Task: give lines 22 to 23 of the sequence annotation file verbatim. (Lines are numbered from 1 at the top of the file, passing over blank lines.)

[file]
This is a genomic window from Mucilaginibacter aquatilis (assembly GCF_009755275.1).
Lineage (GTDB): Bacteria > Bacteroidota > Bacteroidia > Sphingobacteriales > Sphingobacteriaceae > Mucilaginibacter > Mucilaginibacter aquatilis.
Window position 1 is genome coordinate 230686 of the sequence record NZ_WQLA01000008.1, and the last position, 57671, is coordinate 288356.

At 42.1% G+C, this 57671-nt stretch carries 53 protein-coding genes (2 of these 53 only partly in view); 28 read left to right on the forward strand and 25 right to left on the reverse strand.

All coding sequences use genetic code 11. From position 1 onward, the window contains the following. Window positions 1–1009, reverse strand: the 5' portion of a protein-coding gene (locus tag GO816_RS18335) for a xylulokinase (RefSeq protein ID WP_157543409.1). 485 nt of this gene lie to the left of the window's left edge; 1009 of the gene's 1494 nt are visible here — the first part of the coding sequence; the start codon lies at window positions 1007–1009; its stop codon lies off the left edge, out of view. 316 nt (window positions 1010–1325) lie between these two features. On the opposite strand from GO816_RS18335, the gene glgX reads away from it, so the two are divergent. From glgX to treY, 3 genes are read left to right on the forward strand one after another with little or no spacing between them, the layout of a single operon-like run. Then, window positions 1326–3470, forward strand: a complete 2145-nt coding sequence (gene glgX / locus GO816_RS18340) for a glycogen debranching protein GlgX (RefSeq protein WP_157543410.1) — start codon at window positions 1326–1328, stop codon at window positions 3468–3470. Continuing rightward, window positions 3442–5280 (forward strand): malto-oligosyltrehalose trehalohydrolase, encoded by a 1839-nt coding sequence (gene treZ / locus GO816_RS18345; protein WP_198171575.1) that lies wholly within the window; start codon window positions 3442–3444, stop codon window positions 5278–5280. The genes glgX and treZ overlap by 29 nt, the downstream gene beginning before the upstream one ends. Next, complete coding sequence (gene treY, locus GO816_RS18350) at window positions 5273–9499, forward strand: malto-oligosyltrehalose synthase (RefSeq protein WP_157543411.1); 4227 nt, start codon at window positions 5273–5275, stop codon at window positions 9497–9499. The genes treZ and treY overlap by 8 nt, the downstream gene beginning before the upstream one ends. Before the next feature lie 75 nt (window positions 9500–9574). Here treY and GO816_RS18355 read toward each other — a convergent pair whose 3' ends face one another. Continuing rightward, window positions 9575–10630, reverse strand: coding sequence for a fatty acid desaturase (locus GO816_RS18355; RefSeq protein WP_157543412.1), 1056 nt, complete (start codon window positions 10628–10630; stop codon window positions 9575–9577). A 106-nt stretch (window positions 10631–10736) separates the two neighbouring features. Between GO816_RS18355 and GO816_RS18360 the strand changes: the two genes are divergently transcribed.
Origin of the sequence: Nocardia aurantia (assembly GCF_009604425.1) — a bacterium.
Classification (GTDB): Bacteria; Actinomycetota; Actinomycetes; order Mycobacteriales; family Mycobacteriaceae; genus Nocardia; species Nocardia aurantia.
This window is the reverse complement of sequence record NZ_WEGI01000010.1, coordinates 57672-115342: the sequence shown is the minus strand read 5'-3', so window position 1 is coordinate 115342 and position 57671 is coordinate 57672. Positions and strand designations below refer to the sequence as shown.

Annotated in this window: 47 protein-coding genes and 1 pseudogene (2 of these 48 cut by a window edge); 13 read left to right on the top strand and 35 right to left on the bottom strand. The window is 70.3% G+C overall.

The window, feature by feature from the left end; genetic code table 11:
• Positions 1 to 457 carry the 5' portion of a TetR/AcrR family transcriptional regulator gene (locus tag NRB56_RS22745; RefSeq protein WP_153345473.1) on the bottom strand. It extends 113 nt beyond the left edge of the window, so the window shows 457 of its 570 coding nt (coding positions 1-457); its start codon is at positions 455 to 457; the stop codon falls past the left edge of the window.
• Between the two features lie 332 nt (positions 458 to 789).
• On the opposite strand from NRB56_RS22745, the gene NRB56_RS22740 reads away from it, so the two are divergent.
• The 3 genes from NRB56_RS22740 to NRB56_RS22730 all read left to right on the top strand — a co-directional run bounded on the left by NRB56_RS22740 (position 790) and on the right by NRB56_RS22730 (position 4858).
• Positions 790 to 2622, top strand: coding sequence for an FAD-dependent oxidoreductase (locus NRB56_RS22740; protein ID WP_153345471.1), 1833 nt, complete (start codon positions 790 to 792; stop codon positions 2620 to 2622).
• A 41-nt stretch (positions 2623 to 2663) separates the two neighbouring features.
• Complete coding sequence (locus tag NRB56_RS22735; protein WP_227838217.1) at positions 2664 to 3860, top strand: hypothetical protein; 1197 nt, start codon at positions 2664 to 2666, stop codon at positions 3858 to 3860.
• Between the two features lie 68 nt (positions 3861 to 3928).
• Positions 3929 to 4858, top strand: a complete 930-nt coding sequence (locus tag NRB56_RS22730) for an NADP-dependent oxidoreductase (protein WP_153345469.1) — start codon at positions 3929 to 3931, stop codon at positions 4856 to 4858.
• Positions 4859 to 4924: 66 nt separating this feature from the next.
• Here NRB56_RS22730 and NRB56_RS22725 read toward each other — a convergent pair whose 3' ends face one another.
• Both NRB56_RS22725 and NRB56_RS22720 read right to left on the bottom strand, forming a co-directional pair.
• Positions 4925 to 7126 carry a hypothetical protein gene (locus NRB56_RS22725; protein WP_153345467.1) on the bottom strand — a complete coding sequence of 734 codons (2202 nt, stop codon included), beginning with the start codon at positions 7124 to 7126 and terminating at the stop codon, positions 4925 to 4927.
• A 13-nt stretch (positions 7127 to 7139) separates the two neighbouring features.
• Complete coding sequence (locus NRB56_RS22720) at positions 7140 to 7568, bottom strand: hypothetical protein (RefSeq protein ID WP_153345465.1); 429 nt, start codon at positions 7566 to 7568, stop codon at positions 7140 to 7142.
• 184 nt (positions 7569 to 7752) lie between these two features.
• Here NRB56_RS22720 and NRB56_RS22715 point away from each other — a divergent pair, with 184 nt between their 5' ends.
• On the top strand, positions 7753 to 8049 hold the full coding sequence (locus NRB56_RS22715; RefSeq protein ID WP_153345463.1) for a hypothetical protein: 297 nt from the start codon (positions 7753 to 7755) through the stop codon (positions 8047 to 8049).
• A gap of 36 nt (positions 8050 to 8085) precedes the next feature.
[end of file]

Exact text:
• Both NRB56_RS22725 and NRB56_RS22720 read right to left on the bottom strand, forming a co-directional pair.
• Positions 4925 to 7126 carry a hypothetical protein gene (locus NRB56_RS22725; protein WP_153345467.1) on the bottom strand — a complete coding sequence of 734 codons (2202 nt, stop codon included), beginning with the start codon at positions 7124 to 7126 and terminating at the stop codon, positions 4925 to 4927.